Islamabad : Policy makers must address planetary and dietary challenges simultaneously, since they are so fundamentally interlinked, the PM’s Special Assistant Dr. Sania Nishtar stated here Tuesday while speaking at the online launch event for the Global Panel’s new Foresight 2.0 report: ‘Future Food Systems: for people, our planet, and prosperity.’
Co-hosted by the Global Panel on Agriculture and Food Systems for Nutrition, and the Food and Agriculture Organization of the United Nations in Italy, Dr. Sania was invited as a member of the Global Panel’s Stakeholder Group that had contributed to its report. Dr. Sania provided her perspectives of the report alongside Dr. Francesco Branca, Director of the Department of Nutrition and Food Safety, WHO, and Diane Holdorf, Food Director of the World Business Council for Sustainable Development.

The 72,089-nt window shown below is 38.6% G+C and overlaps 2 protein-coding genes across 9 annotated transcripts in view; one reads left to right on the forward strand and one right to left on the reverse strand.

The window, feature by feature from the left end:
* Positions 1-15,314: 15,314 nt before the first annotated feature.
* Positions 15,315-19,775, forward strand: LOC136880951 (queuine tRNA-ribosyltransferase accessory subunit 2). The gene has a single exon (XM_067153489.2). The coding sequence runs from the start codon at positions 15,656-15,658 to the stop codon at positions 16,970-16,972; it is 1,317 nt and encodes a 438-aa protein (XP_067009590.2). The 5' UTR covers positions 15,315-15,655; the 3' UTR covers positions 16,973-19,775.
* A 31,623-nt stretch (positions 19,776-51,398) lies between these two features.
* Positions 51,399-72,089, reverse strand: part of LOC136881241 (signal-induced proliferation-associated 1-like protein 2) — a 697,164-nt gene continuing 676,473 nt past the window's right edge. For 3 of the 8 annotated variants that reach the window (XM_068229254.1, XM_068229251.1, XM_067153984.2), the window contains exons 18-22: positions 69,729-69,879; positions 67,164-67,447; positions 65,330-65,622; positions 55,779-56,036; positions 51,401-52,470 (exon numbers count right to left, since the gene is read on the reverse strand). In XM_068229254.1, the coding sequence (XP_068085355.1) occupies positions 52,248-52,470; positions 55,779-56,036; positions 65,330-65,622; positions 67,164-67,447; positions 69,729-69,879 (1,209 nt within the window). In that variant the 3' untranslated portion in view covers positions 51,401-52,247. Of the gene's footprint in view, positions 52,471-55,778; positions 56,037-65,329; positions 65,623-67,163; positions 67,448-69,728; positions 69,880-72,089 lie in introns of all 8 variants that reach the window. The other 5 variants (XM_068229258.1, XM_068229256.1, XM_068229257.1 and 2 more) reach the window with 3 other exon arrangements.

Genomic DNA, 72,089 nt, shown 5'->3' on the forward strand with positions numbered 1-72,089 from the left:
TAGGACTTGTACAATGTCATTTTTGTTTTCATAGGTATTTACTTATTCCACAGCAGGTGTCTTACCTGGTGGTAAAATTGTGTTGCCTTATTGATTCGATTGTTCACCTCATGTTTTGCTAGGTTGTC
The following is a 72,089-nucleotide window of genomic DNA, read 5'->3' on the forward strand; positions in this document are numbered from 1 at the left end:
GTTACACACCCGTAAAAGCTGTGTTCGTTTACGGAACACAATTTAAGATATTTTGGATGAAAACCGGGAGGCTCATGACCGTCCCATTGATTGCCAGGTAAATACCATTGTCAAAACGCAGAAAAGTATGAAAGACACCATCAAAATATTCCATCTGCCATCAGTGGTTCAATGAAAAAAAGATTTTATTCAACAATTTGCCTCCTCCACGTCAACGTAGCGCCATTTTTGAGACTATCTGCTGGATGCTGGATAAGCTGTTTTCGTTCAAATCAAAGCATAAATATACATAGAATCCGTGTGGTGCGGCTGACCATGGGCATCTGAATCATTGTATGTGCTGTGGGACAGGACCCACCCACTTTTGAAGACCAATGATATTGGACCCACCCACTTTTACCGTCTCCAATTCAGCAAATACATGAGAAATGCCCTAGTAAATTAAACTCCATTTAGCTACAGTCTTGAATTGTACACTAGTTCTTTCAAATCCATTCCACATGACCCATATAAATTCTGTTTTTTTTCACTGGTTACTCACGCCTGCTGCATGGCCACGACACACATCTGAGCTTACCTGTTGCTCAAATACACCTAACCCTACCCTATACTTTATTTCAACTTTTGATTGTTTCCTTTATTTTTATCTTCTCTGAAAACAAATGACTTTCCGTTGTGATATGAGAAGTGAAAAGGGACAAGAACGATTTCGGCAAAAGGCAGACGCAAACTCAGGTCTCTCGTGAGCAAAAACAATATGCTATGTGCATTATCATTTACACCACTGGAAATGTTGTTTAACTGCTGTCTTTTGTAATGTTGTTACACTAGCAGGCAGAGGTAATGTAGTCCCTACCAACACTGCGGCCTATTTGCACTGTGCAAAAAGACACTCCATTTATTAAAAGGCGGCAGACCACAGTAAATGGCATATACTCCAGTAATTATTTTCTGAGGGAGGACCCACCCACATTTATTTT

Speaking at the panel, Dr. Sania said, “The report makes concrete recommendations on the practical steps which need to be taken in a process of transition, leading to a transformed future food system. And food system transformation cannot be achieved without ‘pro-poor’ policies that support economic growth as well as social protection policies.”
The event was chaired by Dr. Anna Lartey, Director for Nutrition at the FAO. She highlighted key findings from the report and began the process of engaging decision-makers from government, the private sector, the donor community, and research with its recommendations.
The government of Pakistan has institutionalized the inter-ministerial ‘Pakistan National Nutrition Coordination Council’ (PNNCC), chaired by Prime Minister Imran Khan; there are 8 Cabinet Ministers in the Council. This is the first time in the history of Pakistan that this inter-ministerial set-up has been created under the overarching Ehsaas framework to steer the nutrition-specific agenda in the country.
Another substantive initiative is the recent launch of Ehsaas ‘Nashonuma’ that is a conditional cash transfer programme pegged on addressing stunting and nutrition outcomes among children under two years of age, and pregnant and lactating mothers. In the first phase, 35 Ehsaas Nashonuma Centers have been opened across 9 districts of the country.